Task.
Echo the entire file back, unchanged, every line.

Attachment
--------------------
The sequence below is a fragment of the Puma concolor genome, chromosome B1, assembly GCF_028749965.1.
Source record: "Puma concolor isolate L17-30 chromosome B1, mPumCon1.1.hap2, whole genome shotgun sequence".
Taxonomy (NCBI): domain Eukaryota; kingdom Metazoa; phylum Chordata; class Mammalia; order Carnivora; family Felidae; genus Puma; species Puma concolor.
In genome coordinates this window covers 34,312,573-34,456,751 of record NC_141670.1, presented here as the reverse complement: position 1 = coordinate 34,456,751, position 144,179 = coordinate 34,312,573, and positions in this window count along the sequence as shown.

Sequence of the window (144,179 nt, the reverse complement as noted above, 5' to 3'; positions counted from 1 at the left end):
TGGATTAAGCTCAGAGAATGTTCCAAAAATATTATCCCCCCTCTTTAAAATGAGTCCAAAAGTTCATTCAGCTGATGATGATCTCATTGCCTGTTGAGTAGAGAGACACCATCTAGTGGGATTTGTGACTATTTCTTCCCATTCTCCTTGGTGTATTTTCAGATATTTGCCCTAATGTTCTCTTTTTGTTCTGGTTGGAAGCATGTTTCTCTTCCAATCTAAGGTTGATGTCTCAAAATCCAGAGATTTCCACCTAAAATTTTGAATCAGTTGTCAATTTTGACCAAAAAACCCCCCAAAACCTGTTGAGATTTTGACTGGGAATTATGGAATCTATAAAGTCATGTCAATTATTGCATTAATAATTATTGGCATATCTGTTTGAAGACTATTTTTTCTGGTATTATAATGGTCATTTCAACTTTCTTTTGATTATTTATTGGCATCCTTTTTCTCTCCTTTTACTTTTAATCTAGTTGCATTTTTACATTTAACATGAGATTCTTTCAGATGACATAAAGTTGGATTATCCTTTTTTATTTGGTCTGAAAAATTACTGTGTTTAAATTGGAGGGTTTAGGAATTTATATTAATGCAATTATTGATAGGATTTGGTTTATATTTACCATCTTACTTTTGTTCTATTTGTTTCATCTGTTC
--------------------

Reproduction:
The sequence below is a fragment of the Puma concolor genome, chromosome B1, assembly GCF_028749965.1.
Source record: "Puma concolor isolate L17-30 chromosome B1, mPumCon1.1.hap2, whole genome shotgun sequence".
Taxonomy (NCBI): domain Eukaryota; kingdom Metazoa; phylum Chordata; class Mammalia; order Carnivora; family Felidae; genus Puma; species Puma concolor.
In genome coordinates this window covers 34,312,573-34,456,751 of record NC_141670.1, presented here as the reverse complement: position 1 = coordinate 34,456,751, position 144,179 = coordinate 34,312,573, and positions in this window count along the sequence as shown.

Sequence of the window (144,179 nt, the reverse complement as noted above, 5' to 3'; positions counted from 1 at the left end):
TGGATTAAGCTCAGAGAATGTTCCAAAAATATTATCCCCCCTCTTTAAAATGAGTCCAAAAGTTCATTCAGCTGATGATGATCTCATTGCCTGTTGAGTAGAGAGACACCATCTAGTGGGATTTGTGACTATTTCTTCCCATTCTCCTTGGTGTATTTTCAGATATTTGCCCTAATGTTCTCTTTTTGTTCTGGTTGGAAGCATGTTTCTCTTCCAATCTAAGGTTGATGTCTCAAAATCCAGAGATTTCCACCTAAAATTTTGAATCAGTTGTCAATTTTGACCAAAAAACCCCCCAAAACCTGTTGAGATTTTGACTGGGAATTATGGAATCTATAAAGTCATGTCAATTATTGCATTAATAATTATTGGCATATCTGTTTGAAGACTATTTTTTCTGGTATTATAATGGTCATTTCAACTTTCTTTTGATTATTTATTGGCATCCTTTTTCTCTCCTTTTACTTTTAATCTAGTTGCATTTTTACATTTAACATGAGATTCTTTCAGATGACATAAAGTTGGATTATCCTTTTTTATTTGGTCTGAAAAATTACTGTGTTTAAATTGGAGGGTTTAGGAATTTATATTAATGCAATTATTGATAGGATTTGGTTTATATTTACCATCTTACTTTTGTTCTATTTGTTTCATCTGTTC